6. Maybe Tasers on the plane would be a good idea.

  7. I gotta agree with Shadow on this one… securing the doors to the cockpit would make more sense than arming a pilot. Plus, given that TSA is busy searching for 4 ounce bottles of shampoo, how easy would it be for a pistol packing pilot imposter to get on an aircraft?

  8. I actually liked the armed flight officer policy. I hope it returns.

    The first people killed on 9-11 were pilots.
    When the pilots are over-run the best you get is a draw (Let’s Roll).
    There is no such thing as an impenetrable barrier.
    The last plane I was on was filled with people that had trouble getting organized to find their seats and get in them. The let’s-roll fire isn’t nearly as prevalent it used to be.

    I have no knowledge of the rules of engagement for armed flight deck officers, but would be very very surprised if they would ever leave the cockpit armed. Their weapons were/are point defense last-ditch efforts.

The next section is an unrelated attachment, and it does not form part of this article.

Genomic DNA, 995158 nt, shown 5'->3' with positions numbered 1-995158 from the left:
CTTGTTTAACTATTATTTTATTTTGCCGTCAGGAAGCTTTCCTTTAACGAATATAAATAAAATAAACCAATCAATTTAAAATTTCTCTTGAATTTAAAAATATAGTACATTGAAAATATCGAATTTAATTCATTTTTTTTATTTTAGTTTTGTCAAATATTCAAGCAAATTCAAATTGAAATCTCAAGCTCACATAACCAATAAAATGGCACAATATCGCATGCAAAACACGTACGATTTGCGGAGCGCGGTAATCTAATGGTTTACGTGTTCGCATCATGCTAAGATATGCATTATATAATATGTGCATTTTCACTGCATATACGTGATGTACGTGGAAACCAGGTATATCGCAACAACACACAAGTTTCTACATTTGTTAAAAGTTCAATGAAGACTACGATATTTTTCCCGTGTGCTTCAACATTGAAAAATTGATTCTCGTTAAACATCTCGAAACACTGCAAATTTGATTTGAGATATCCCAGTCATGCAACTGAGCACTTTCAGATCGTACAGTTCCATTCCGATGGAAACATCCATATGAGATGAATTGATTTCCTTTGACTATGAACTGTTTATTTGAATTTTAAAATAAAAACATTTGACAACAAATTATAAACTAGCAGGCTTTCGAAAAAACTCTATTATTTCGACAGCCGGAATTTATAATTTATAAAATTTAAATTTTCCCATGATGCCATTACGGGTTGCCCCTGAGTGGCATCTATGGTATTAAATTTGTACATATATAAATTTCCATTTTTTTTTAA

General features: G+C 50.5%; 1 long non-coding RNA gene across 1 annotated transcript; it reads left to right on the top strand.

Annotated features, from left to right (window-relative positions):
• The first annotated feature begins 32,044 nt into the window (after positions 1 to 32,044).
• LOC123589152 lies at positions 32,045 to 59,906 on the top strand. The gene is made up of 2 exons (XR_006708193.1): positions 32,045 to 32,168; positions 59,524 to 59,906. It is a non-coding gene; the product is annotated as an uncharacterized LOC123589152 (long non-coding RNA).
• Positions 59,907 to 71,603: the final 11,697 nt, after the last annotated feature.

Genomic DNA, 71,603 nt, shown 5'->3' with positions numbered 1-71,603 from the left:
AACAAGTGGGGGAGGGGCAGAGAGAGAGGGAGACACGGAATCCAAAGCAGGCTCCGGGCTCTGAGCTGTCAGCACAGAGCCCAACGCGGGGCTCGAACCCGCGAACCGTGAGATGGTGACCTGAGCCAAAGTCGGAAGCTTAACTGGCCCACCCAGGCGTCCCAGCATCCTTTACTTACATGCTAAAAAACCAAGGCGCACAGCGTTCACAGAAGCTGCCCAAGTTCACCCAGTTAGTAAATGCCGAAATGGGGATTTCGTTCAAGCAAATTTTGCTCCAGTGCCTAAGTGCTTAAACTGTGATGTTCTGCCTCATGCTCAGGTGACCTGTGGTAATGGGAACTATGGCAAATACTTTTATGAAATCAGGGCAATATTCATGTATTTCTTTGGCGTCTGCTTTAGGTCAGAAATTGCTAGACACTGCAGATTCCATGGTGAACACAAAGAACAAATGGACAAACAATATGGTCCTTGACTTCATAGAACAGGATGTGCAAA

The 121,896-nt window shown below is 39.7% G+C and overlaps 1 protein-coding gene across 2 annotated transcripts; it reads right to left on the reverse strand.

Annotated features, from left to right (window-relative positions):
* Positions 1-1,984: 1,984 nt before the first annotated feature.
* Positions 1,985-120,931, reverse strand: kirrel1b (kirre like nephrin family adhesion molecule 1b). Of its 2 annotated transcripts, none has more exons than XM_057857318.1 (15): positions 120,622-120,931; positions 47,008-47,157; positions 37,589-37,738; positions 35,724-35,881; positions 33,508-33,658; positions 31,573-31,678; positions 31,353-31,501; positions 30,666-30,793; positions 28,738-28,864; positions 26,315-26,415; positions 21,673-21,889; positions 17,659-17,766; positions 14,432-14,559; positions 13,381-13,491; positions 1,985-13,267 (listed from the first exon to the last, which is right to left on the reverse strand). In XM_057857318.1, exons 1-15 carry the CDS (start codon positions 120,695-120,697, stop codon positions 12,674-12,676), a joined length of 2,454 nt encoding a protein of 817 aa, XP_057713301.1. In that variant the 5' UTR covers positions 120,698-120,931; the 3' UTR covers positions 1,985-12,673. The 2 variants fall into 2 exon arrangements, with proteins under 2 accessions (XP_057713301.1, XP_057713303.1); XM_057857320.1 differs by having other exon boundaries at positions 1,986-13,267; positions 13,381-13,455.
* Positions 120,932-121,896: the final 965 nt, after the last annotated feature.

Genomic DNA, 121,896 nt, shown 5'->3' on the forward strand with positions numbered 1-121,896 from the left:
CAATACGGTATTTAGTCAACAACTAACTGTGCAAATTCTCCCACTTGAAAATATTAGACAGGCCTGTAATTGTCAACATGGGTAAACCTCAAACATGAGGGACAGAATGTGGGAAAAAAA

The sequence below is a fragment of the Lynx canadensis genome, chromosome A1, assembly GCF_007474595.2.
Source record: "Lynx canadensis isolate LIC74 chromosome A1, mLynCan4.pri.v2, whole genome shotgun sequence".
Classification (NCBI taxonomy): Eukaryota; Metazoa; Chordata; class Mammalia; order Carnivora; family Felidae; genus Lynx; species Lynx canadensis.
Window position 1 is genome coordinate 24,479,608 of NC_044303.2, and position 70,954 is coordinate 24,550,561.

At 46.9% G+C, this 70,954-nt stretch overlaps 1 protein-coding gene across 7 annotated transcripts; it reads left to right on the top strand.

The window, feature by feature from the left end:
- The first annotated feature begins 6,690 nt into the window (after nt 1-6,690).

If this is progress I’m glad I’m not a progressive.

  9. TheNewGuy says:

    Give the pilots a bloomin’ flamethrower for all I care… but let them have something in case the cockpit gets breached.

    I guess they don’t trust the pilots with those eeeeevil guns… why, they might hurt somebody! Never mind the fact that the pilot can kill everyone on board with a flick of the stick. They’ll trust the pilots with that kind of responsibilty, but not with a gun?

    Good Lord… where do we get these people?

  10. That is like saying make armored cars more fortified and take away their guns. That will prevent a lot. The guns are the last line of defense for safety of the crew and passengers.

  11. Goatwhacker says:

    I agree with arming the pilots. Gun laws are about keeping the guns away from bad guys, not good guys.

  12. racheleh says:

    Your pilot may have a gun, but the “approved” holster is a suspected safety hazard.
    http://www.youtube.com/watch?v=bqOLjEli6yY